You might ask: why am I telling you this? In order to succeed in the industry, in any industry for that matter, you have to understand how that industry works. What it does and does not make. What the expectations might be of you and for your writing at various stages of your career. This is not to say that the industry is not ever-changing. It very much is! But very few things happen in the industry as a happy accident. The industry, at the end of the day, is a business which is, at least on the studio front, heavily guided by corporate mandates. Yes, there are still independent films being made, as well as web-series and podcasts that provide a path for storytellers to get out there. I remain a believer that in this industry, nothing is impossible. However, if you want to succeed in this industry, you have to embrace the way in which it is working in order to create the most opportunity for your own success.
The importance of understanding the industry and how it works speaks directly to understanding how writers work in the industry in its current state. And nowhere have I found a greater disconnect between how the industry works and what emerging writers might expect than in the spec screenplay space.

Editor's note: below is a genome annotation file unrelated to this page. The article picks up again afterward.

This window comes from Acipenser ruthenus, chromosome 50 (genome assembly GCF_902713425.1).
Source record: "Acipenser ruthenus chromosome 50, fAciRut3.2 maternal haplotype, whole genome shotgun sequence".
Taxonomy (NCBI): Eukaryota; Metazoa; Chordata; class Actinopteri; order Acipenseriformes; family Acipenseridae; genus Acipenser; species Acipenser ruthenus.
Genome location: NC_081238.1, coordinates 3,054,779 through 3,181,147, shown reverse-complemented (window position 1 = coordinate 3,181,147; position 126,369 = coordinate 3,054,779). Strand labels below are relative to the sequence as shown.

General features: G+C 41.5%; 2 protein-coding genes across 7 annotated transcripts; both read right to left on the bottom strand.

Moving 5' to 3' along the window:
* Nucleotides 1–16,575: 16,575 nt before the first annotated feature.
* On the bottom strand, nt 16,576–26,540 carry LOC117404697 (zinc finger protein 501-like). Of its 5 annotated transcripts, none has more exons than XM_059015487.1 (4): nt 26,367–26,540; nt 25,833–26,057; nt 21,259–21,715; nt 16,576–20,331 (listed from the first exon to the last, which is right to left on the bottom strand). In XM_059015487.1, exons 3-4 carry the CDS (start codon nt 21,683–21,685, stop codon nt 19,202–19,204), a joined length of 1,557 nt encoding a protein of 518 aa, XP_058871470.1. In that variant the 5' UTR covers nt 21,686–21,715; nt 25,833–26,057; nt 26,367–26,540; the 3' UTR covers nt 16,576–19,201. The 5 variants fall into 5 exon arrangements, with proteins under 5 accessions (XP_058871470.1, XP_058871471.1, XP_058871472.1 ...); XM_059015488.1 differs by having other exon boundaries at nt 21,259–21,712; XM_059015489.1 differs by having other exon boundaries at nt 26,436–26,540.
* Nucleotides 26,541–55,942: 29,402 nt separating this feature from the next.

When I meet emerging writers who are new to the industry, one of the first things they tell me is that they are eager to sell their spec screenplay. Preferably in the current calendar year. Now, don’t get me wrong: I am all for selling screenplays! And I have had the good fortune of witnessing those big, flashy, exciting spec sales. But I also know that the industry has changed drastically since the heyday of the spec market. In today’s industry, most writers make a living doing what is known as “writing pages”, i.e. doing writing assignments, or writing on TV shows. I work with a slew of very successful screenwriters who have made a fantastic living and are widely respected, but have yet to sell a spec screenplay. If you look at how we track spec screenplay, in the past couple of decades we’ve gone away from tracking screenplays that are sold to instead focus on screenplays that are “set up” with producers and/or talent. This is not to say that the screenplay won’t sell down the line, but in the new reality, we expect the writer to get paid as the project nears production, rather than up front. For more on this, check out my blogpost Lets Talk About Specs.